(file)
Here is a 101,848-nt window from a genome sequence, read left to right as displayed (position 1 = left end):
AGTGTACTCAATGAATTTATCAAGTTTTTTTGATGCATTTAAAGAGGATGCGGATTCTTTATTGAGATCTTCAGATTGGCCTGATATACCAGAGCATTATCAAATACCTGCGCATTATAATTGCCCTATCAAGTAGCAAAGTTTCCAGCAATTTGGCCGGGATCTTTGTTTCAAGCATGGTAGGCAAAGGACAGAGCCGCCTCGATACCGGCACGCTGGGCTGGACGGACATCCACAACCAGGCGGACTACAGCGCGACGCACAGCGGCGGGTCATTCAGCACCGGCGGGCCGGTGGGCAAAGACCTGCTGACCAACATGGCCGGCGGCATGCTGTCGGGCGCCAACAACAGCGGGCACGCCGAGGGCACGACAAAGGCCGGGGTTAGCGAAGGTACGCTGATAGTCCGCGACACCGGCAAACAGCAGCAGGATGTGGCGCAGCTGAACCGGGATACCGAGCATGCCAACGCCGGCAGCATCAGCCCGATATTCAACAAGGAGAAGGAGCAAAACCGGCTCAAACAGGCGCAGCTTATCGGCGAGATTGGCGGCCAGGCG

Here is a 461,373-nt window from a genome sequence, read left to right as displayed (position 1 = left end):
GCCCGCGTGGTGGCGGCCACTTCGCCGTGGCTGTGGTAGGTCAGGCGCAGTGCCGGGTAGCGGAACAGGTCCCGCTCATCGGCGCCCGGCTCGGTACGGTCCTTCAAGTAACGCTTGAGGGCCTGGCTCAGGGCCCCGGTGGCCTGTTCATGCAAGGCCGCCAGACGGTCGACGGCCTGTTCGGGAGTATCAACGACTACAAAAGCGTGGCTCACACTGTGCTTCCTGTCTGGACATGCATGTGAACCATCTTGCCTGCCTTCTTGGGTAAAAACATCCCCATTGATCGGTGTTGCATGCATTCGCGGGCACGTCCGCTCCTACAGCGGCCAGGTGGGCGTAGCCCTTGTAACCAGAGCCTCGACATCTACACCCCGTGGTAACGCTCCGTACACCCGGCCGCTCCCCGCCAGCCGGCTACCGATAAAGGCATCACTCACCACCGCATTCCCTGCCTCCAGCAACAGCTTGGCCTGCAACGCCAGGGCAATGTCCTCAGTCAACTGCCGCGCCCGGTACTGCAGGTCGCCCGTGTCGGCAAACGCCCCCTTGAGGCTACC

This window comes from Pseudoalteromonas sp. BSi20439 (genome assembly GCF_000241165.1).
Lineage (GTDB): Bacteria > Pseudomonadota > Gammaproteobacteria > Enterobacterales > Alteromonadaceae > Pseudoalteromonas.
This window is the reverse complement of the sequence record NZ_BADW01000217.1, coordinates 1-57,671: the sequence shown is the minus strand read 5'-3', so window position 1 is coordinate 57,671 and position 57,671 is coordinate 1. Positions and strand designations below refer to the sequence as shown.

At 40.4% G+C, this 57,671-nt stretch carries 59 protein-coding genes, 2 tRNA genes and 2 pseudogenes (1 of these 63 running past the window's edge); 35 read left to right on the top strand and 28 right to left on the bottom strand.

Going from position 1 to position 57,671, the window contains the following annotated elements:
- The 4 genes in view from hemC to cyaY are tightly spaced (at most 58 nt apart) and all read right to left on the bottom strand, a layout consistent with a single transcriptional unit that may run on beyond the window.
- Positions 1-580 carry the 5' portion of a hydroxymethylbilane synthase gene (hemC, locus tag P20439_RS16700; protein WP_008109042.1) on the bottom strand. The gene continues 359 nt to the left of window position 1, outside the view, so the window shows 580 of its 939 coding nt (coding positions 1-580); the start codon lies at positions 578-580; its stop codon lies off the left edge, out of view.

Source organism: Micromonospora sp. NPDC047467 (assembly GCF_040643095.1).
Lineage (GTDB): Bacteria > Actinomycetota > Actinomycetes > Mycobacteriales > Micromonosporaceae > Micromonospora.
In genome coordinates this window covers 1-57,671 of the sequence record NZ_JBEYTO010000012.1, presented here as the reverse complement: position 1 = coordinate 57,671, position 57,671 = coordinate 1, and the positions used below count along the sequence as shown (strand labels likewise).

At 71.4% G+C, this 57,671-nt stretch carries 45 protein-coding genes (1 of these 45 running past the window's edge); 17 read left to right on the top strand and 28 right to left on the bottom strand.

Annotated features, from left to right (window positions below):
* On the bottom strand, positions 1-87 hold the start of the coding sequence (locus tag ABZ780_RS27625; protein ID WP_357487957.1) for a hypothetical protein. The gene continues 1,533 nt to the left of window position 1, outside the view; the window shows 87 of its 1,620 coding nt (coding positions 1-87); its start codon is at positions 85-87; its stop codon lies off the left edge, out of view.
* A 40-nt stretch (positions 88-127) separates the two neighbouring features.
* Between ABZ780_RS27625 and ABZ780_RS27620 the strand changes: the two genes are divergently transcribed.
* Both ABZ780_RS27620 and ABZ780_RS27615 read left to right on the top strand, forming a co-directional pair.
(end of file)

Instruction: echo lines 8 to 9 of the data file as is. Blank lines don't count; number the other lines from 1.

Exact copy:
At 40.4% G+C, this 57,671-nt stretch carries 59 protein-coding genes, 2 tRNA genes and 2 pseudogenes (1 of these 63 running past the window's edge); 35 read left to right on the top strand and 28 right to left on the bottom strand.

Going from position 1 to position 57,671, the window contains the following annotated elements: